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Chapter

Cover Information Technology Law

20. Obscenity in the information society  

This chapter, which examines pornography and obscenity on the internet, first provides an overview of the UK common law standard known as the Hicklin principle and the Obscene Publications Acts. It then discusses the UK standard and US statutory interventions on pornography, the impact of the case ACLU v Reno on the regulation of sexually explicit content on the internet, pseudo-images and images depicting child abuse as the most extreme form of pornographic image, and the policing of pseudo-images in the UK and internationally. The chapter also considers the law on non-photographic pornographic images of children, non-consensual disclosure of private sexual images (revenge porn) along with private regulation of pornographic imagery and proposals for Age Verification.

Chapter

Cover Constitutional and Administrative Law

18. Freedom of expression  

This chapter focuses on some of the laws relating to freedom of expression in the UK. Freedom of expression is widely considered to be a necessary feature in any democratic state. The chapter considers the extent to which restrictions are placed on the freedom of expression in the UK in two particular contexts. It considers laws for the control of obscenity and indecency, the publication of obscene matter, the test of obscenity, defences, powers of search and seizure, and the possession of pornographic images. The discussion also considers that part of the law of contempt of court which relates to restricting the ability of the media to report court proceedings. This chapter is confined to the law relating to obscenity and indecency and contempt of court on the basis that they share the important characteristic of being regulated by both statute and the common law.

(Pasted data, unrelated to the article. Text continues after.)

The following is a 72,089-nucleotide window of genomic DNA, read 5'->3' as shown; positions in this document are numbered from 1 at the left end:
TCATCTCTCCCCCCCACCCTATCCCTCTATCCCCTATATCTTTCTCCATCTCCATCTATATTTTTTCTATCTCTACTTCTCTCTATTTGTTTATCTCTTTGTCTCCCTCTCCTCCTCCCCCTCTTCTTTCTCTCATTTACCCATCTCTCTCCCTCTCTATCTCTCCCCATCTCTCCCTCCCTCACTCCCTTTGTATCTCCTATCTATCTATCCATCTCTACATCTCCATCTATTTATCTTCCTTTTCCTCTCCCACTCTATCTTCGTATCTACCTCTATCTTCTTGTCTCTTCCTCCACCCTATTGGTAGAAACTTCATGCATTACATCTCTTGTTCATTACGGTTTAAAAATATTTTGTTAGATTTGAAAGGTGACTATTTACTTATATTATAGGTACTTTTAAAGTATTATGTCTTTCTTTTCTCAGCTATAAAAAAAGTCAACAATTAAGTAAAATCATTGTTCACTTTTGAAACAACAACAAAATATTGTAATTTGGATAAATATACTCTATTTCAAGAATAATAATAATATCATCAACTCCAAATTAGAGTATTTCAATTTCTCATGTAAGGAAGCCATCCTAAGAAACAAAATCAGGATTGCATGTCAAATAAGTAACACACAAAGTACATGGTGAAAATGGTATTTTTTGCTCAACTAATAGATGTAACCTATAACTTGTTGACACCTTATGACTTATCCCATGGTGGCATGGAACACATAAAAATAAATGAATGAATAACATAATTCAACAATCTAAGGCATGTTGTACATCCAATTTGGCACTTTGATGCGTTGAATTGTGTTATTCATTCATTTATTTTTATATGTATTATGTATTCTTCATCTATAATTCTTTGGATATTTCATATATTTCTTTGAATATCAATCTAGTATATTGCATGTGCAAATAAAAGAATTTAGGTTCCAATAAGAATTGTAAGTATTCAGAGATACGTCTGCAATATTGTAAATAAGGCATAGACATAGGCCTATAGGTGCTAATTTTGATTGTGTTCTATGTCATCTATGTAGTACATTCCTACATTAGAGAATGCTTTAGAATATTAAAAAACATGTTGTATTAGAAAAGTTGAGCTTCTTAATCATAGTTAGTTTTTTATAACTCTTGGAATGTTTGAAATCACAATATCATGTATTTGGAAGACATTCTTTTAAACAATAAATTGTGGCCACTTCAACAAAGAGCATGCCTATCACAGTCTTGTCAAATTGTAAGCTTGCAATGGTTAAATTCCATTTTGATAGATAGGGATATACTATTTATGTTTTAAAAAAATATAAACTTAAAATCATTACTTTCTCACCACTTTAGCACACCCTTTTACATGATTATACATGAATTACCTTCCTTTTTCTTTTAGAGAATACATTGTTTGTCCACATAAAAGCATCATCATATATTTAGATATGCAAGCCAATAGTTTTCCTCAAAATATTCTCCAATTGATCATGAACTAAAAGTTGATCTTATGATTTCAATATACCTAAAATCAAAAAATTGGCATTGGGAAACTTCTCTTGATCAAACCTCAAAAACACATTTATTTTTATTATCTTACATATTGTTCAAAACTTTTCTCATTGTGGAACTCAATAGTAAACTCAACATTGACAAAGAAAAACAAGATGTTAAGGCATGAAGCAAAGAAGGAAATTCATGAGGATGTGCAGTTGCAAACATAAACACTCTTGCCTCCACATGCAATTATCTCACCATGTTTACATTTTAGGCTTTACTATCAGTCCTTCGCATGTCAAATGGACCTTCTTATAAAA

Chapter

Cover Information Technology Law

20. Obscenity in the information society  

This chapter, which examines pornography and obscenity on the internet, first provides an overview of the UK common law standard known as the Hicklin principle and the Obscene Publications Acts. It then discusses the UK standard and US statutory interventions on pornography, the impact of the case ACLU v Reno on the regulation of sexually explicit content on the internet, pseudo-images, and images depicting child abuse as the most extreme form of pornographic image, and the policing of pseudo-images in the UK and internationally. The chapter also considers the law on non-photographic pornographic images of children, along with private regulation of pornographic imagery and the new Age-verification code for adult websites.

Chapter

Cover Information Technology Law

11. Virtual criminality